Dian Hong Gong Fu
Organic Black Tea 2018
Large leaves of Dian Hong Gong Fu brew to a bright red cup color and a flavor strong enough to take milk or sugar but nuanced enough to be appreciated on its own.
- Tea Origin
- Yunnan Province, China
- Tea Bush
- Yunnan Da Ye Zhong Cha (Big Leaves Tea Tree)
- Tea Master
- Lan Xiong Xing
- Harvest Time
- Picking Standard
- tender spring tea leaves
Dian Hong Gong Fu is one of our most popular everyday grades of organic black tea. The title “Gong Fu”, in the specific context of tea leaves, refers to the time consuming production of mostly whole leaf black tea. “Gong Fu” is not to be confused with “kung fu”, but has a similar meaning in the sense of the practice and discipline it takes to improve skill. While its history is short compared to other black teas, it is becoming very popular for its rich full bodied flavor and fresh sweet aroma. The large leaves of Dian Hong Gong Fu brew to a bright red cup color and a flavor strong enough to take milk or sugar but nuanced enough to be appreciated on its own.
Our Dian Hong Gong Fu is the best grade, made from un-chopped leaves that will ensure the cup yields has no bitter flavor. While most commodity black teas are a blend of chopped leaves harvested throughout the growing season, our specialty grade Dian Hong Gong Fu is made from young spring leaves. We purchase these spring leaves in late April before they go through the blending and chopping process. Though the highly efficient machine plucking method of harvesting does break a few leaves, selecting the spring harvest and not chopping the leaves results in a good quality everyday black tea that is made of mostly whole leaves with some broken pieces. This creates a spicy aroma and flavor, characteristic of Yunnan big leaf tea bushes. Mix this tea with herbs and dried fruit or enjoy as an iced tea in the summertime.
Making Dian Hong Gong Fu
This tea grows at an average elevation of 600-800 meters above sea level. Harvest occurs the middle of April, with a plucking standard of 1 bud to 2-3 tender leaves. Fresh tea leaves will be carried back to the factory where they are left to wither in the shade or under sunshine for a few hours to lose some of their moisture. After the leaves have been softened a bit, they are placed in a special wind tunnel made from woven bamboo or wood to wither further. The tunnel is about 3 feet tall and has three layers of bamboo with holes for wind to travel through. The leaves are set on the top sheet of bamboo for around 5 hours to remove about 50% of their moisture.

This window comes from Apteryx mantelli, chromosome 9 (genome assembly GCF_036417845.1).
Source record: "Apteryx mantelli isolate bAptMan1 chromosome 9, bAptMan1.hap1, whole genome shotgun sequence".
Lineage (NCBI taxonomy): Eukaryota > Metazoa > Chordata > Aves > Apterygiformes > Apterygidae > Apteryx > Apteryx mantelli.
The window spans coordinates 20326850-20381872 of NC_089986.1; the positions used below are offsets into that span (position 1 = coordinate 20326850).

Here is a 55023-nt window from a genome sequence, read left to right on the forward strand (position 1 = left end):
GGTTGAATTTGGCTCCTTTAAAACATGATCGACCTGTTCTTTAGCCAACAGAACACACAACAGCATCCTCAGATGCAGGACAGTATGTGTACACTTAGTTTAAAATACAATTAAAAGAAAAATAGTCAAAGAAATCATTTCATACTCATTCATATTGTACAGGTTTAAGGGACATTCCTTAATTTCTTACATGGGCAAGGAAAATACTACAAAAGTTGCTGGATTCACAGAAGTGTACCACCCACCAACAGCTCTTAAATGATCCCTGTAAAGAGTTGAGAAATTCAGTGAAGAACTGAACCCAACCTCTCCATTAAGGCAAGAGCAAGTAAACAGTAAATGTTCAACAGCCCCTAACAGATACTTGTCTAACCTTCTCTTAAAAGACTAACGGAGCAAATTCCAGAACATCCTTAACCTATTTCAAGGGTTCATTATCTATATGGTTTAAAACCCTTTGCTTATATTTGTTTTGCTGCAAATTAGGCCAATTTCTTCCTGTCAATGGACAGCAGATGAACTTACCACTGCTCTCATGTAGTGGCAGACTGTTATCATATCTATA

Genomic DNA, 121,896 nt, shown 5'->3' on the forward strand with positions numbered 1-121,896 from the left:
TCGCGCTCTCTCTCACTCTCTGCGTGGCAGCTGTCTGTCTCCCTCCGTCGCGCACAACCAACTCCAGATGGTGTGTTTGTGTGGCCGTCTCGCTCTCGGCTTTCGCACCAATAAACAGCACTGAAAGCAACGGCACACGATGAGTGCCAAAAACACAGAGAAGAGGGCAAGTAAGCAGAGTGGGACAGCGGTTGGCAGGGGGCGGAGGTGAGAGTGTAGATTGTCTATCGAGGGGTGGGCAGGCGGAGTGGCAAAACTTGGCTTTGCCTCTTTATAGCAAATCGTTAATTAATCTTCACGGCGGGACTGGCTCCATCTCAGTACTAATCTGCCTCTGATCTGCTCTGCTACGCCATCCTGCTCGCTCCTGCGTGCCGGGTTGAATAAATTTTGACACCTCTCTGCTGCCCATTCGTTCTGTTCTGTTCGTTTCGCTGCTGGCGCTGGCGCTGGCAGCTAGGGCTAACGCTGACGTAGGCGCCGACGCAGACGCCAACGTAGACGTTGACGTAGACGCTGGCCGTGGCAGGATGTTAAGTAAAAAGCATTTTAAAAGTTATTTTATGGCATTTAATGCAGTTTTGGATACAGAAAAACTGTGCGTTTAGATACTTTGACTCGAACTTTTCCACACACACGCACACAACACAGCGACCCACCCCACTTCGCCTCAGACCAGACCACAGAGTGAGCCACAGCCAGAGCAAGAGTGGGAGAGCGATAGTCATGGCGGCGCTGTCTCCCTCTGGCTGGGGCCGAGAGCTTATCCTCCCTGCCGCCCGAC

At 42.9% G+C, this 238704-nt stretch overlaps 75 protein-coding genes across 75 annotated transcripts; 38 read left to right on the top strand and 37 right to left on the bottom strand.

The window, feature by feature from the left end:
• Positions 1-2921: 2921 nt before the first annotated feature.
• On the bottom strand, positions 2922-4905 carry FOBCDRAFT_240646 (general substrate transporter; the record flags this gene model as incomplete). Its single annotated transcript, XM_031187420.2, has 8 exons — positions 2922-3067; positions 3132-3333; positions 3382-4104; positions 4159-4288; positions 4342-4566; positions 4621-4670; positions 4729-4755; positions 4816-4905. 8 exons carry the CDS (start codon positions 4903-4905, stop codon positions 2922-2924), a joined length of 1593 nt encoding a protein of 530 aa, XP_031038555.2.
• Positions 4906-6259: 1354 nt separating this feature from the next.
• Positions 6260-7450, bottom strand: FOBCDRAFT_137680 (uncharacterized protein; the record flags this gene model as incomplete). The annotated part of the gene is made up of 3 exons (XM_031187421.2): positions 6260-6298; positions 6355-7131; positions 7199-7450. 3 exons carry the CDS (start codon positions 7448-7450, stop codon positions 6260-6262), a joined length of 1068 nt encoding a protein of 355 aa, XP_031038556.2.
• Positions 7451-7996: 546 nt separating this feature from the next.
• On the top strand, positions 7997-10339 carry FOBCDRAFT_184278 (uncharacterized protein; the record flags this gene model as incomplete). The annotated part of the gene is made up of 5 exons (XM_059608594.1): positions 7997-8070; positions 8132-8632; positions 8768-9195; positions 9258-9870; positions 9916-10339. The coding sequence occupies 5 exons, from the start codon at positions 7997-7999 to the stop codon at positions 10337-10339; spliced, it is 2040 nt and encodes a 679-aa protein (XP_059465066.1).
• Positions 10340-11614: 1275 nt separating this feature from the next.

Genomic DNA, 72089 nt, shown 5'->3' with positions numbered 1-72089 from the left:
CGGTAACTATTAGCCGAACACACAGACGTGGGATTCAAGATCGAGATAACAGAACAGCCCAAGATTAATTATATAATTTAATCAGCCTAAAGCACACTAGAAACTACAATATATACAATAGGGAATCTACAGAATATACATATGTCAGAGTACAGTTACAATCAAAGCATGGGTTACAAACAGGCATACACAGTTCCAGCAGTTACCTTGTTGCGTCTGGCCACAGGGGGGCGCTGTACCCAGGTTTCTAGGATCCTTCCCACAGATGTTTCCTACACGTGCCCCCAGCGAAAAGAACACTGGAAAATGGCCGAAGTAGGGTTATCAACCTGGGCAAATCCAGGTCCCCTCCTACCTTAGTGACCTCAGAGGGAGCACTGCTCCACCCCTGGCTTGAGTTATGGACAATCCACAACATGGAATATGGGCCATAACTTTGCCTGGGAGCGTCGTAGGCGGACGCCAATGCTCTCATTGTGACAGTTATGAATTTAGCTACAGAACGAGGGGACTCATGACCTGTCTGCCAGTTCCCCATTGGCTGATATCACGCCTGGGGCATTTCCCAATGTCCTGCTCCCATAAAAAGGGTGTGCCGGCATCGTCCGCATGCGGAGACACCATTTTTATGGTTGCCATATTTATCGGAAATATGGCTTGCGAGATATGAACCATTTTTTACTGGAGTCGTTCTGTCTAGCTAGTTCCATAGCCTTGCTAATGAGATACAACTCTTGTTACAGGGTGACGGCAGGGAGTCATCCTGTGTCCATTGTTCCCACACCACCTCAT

After withering, tea makers will fire the tea in a hot rolling machine to soften the leaves before they are kneaded. This is done quickly yet carefully, so as not to denature the enzymes in the leaf that will drive its oxidation. Kneading in a kneading machine squeezes out even more moisture and spurs on oxidation of the leaves. After this, large lots of tea is placed in a large wooden box, covered with fabric, and lightly sprayed with pure filtered water. In Yunnan’s warm climate, the tea can be left to oxidize slowly overnight without adding any artificial heat. This slowly finishes the oxidation process. During this time, the tea master will check the leaves every so often to mix and distribute their heat and also check the quality of their aroma and color. When the leaves have just turned to brown, the tea master will stop oxidation and send the tea to the oven to dry. They must be very careful to not over-oxidize the tea, otherwise it will turn sour. After the tea has been dried in the oven, the leaves are sorted by hand to remove untwisted large leaves and sprigs.
History of Black Tea in Yunnan
In 1939, Yunnan Province began producing black tea. The Chinese wanted to move the business of exporting tea out of the east coast of China (then occupied by the Japanese Army) to the border of Burma in Yunnan. Two accomplished tea masters, Feng Shao Qiu and Fan He Jun went to Yunnan to research the area for tea cultivation. They found that Feng Qing County in southwest Yunnan was an ideal place to start producing good quality tea. The soil in this area is red in color and nutrient rich, and was already growing a good number of tea bushes. They set up a factory and began to produce a large amount of tea.
No chemical fertilizer, pesticide, or herbicide was used in the production of this tea. Click here to read more about our promise to fair trade and the environment.
Dian Hong Gong Fu brewing guidelines
Teaware: 12 oz. glass, porcelain or yi xing clay pot
Amount: ¾ Tbs of tea leaves
Water: boiling filtered water
Infusion: First infusion at least 2 minutes. The leaves are good for 5 infusions. Add a little more time for each subsequent infusion.